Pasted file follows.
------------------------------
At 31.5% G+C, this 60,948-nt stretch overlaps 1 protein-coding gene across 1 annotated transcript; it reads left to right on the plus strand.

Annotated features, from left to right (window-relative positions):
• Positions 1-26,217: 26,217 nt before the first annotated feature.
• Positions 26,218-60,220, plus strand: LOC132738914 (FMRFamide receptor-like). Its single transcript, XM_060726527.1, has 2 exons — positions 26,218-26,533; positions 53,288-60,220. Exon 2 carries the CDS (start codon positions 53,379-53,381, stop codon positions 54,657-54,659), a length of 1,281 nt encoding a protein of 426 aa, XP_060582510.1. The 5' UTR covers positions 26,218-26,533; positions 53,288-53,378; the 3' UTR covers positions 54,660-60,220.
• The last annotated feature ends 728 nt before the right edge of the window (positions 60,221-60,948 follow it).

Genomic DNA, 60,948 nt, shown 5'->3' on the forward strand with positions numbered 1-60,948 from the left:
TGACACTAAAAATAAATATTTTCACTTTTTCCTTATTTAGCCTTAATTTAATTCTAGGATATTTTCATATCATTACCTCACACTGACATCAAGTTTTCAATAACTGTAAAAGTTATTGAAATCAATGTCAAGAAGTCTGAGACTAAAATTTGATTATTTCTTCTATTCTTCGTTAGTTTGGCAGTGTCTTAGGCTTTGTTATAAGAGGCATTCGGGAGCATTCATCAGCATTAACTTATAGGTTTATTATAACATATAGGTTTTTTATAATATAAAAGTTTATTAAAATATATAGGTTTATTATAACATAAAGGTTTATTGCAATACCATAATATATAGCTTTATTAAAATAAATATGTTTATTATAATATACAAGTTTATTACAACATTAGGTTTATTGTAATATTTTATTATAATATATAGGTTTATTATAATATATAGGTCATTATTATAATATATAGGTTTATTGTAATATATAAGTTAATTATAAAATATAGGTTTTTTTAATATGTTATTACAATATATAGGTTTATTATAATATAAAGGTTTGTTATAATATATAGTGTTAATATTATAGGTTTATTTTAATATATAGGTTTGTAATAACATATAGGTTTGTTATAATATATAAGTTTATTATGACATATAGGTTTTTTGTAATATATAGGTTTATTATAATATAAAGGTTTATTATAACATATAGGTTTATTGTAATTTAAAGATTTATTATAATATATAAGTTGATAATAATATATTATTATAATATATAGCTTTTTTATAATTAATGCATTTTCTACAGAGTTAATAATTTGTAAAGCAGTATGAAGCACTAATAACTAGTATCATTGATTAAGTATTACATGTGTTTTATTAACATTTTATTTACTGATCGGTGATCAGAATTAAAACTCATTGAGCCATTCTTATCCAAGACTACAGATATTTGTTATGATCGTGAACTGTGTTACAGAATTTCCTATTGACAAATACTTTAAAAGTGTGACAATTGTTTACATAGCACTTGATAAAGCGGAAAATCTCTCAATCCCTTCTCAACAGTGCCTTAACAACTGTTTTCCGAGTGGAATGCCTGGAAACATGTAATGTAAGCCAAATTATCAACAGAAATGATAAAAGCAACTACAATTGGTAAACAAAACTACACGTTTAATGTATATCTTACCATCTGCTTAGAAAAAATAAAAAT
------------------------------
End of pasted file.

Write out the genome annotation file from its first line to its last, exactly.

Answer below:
At 31.5% G+C, this 60,948-nt stretch overlaps 1 protein-coding gene across 1 annotated transcript; it reads left to right on the plus strand.

Annotated features, from left to right (window-relative positions):
• Positions 1-26,217: 26,217 nt before the first annotated feature.
• Positions 26,218-60,220, plus strand: LOC132738914 (FMRFamide receptor-like). Its single transcript, XM_060726527.1, has 2 exons — positions 26,218-26,533; positions 53,288-60,220. Exon 2 carries the CDS (start codon positions 53,379-53,381, stop codon positions 54,657-54,659), a length of 1,281 nt encoding a protein of 426 aa, XP_060582510.1. The 5' UTR covers positions 26,218-26,533; positions 53,288-53,378; the 3' UTR covers positions 54,660-60,220.
• The last annotated feature ends 728 nt before the right edge of the window (positions 60,221-60,948 follow it).

Genomic DNA, 60,948 nt, shown 5'->3' on the forward strand with positions numbered 1-60,948 from the left:
TGACACTAAAAATAAATATTTTCACTTTTTCCTTATTTAGCCTTAATTTAATTCTAGGATATTTTCATATCATTACCTCACACTGACATCAAGTTTTCAATAACTGTAAAAGTTATTGAAATCAATGTCAAGAAGTCTGAGACTAAAATTTGATTATTTCTTCTATTCTTCGTTAGTTTGGCAGTGTCTTAGGCTTTGTTATAAGAGGCATTCGGGAGCATTCATCAGCATTAACTTATAGGTTTATTATAACATATAGGTTTTTTATAATATAAAAGTTTATTAAAATATATAGGTTTATTATAACATAAAGGTTTATTGCAATACCATAATATATAGCTTTATTAAAATAAATATGTTTATTATAATATACAAGTTTATTACAACATTAGGTTTATTGTAATATTTTATTATAATATATAGGTTTATTATAATATATAGGTCATTATTATAATATATAGGTTTATTGTAATATATAAGTTAATTATAAAATATAGGTTTTTTTAATATGTTATTACAATATATAGGTTTATTATAATATAAAGGTTTGTTATAATATATAGTGTTAATATTATAGGTTTATTTTAATATATAGGTTTGTAATAACATATAGGTTTGTTATAATATATAAGTTTATTATGACATATAGGTTTTTTGTAATATATAGGTTTATTATAATATAAAGGTTTATTATAACATATAGGTTTATTGTAATTTAAAGATTTATTATAATATATAAGTTGATAATAATATATTATTATAATATATAGCTTTTTTATAATTAATGCATTTTCTACAGAGTTAATAATTTGTAAAGCAGTATGAAGCACTAATAACTAGTATCATTGATTAAGTATTACATGTGTTTTATTAACATTTTATTTACTGATCGGTGATCAGAATTAAAACTCATTGAGCCATTCTTATCCAAGACTACAGATATTTGTTATGATCGTGAACTGTGTTACAGAATTTCCTATTGACAAATACTTTAAAAGTGTGACAATTGTTTACATAGCACTTGATAAAGCGGAAAATCTCTCAATCCCTTCTCAACAGTGCCTTAACAACTGTTTTCCGAGTGGAATGCCTGGAAACATGTAATGTAAGCCAAATTATCAACAGAAATGATAAAAGCAACTACAATTGGTAAACAAAACTACACGTTTAATGTATATCTTACCATCTGCTTAGAAAAAATAAAAAT